Middle school conversations

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Every year, every route, I overhear conversations on my bus.  Last week, on my middle school route, I overheard a white boy talking to a black girl, first about his disapproval about President Obama, then about race.  It was a calm, well considered conversation, where the boy commented on how he’d been called a racist for not supporting Obama.  He argued that he had no problem with black people and his feelings about the president had nothing to do with race.  While I don’t share his political views, I respected the way he spoke about race, and realized that kids today have deep, well considered thoughts about very important issues.  They’re still figuring out their place in the world, deciding who and what is good and worth pursuing.  While some of their thought processes aren’t completely fleshed out, like the boy’s beliefs about Obama mirroring the more negative reactionary news sources without going further into what the news bites actually mean, most of their considerations for other people are complex and fair minded.

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The kids on my bus aren’t afraid to talk about race, aren’t hesitant to explore their feelings and open up to each other.  In a smaller, mostly white city like Elk River and the surrounding areas, race issues have the potential to be filled with hate and fear, as it was when I went to high school.  But that’s simply not what I’m seeing on my bus routes.  I’m finding kids who want to understand each other, who want to explore their differences as well as their similarities.  I’ve never seen such respectful kids and it gives me a feeling of hope and goodwill for the future.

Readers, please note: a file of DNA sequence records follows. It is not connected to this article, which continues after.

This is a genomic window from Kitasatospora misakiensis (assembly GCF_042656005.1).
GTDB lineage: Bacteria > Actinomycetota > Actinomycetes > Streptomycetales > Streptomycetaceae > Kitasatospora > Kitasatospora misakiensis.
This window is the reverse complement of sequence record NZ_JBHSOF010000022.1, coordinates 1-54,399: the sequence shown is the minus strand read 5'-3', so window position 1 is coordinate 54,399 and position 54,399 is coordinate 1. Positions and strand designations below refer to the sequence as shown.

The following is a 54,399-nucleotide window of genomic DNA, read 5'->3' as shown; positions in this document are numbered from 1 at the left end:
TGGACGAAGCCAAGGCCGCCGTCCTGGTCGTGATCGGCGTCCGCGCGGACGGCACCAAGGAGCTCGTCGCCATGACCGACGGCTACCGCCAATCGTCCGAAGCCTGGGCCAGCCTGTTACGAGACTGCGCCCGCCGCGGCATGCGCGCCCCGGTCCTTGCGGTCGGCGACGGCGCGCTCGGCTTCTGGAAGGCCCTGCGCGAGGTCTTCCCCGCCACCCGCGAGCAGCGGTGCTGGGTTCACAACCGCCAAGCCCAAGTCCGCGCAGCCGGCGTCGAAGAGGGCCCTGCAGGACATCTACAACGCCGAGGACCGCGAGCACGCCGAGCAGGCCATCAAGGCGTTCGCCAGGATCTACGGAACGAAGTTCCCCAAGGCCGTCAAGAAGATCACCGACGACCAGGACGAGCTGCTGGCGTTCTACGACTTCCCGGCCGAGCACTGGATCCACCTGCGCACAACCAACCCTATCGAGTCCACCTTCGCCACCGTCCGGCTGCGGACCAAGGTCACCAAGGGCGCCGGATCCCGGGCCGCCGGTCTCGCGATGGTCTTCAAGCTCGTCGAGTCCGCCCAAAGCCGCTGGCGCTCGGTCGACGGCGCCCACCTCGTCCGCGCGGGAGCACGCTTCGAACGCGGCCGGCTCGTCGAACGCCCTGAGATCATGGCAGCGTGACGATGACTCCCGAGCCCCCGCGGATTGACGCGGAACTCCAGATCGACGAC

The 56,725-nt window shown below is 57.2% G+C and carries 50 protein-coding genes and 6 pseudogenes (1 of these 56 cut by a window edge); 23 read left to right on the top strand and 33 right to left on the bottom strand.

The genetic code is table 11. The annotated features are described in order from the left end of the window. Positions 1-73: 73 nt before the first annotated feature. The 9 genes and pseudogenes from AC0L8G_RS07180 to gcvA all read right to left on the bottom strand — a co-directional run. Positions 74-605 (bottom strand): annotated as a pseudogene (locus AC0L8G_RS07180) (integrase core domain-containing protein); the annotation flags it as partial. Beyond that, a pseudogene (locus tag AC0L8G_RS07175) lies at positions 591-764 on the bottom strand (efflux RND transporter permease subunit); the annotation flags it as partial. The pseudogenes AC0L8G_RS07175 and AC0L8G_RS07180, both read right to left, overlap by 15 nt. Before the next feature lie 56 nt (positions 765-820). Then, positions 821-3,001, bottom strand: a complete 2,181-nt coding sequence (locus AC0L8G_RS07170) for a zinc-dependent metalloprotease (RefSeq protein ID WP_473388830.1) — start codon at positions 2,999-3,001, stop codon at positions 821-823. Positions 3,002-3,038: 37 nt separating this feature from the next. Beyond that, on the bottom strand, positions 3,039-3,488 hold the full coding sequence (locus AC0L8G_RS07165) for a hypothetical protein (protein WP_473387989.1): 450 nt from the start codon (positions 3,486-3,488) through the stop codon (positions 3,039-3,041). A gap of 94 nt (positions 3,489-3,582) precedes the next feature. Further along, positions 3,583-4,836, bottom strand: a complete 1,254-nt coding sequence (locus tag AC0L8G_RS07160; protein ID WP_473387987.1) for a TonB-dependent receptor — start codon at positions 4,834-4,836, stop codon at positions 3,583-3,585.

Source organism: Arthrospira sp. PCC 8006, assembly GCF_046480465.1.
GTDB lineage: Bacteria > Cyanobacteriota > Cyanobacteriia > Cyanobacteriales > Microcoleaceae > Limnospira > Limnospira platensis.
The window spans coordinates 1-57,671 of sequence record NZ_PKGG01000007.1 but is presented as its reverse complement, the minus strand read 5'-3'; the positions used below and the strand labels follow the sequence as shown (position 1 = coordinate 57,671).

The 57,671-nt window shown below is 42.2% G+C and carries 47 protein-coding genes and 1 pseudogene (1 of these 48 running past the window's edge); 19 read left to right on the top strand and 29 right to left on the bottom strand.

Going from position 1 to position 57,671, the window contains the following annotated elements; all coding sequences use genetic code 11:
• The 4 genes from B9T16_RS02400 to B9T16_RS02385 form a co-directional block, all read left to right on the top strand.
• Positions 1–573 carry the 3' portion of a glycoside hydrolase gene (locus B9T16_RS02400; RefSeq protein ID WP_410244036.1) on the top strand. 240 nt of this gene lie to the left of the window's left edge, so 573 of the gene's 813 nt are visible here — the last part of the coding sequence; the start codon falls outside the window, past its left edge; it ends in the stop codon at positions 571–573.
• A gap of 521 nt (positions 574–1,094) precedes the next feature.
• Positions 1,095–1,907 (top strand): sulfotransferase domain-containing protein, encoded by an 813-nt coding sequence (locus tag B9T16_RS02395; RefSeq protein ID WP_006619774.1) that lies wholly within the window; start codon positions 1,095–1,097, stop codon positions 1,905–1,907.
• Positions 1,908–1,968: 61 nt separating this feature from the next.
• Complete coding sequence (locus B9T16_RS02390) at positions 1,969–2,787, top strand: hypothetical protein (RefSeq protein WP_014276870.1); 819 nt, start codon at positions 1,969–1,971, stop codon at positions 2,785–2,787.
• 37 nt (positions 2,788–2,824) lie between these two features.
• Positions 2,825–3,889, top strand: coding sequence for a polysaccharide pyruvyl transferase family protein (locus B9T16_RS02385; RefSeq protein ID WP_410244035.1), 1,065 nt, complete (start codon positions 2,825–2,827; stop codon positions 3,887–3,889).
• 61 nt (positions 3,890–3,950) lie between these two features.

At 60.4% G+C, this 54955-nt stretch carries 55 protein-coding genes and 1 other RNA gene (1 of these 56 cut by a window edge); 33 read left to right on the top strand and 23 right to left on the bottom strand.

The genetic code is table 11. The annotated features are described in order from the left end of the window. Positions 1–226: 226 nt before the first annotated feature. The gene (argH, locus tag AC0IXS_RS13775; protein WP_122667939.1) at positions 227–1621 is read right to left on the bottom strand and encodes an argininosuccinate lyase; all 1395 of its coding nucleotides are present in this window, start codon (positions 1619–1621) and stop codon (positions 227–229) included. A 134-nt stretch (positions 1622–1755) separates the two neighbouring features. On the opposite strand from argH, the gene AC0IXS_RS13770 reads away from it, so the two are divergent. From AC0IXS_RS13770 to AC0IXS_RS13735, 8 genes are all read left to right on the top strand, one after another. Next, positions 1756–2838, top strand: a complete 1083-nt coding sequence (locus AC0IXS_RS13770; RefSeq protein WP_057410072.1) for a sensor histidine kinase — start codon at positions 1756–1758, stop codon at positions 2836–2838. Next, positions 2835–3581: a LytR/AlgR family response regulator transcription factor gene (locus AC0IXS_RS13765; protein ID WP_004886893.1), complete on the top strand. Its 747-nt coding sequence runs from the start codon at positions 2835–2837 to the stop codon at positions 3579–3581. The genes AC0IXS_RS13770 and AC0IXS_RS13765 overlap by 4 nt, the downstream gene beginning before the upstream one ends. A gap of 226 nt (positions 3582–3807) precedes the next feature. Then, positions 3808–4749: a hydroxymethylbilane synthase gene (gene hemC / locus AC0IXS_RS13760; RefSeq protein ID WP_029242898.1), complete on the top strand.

In a world where TV spews negativity and violence, where grown men and women forget to respect each other’s basic right to an opinion on a regular basis, it’s good to see kids act reasonably, respectfully and responsibly toward each other.

Jen Lindberg drives a schoolbus in Elk River and is enrolled at Anoka-Ramsey Community College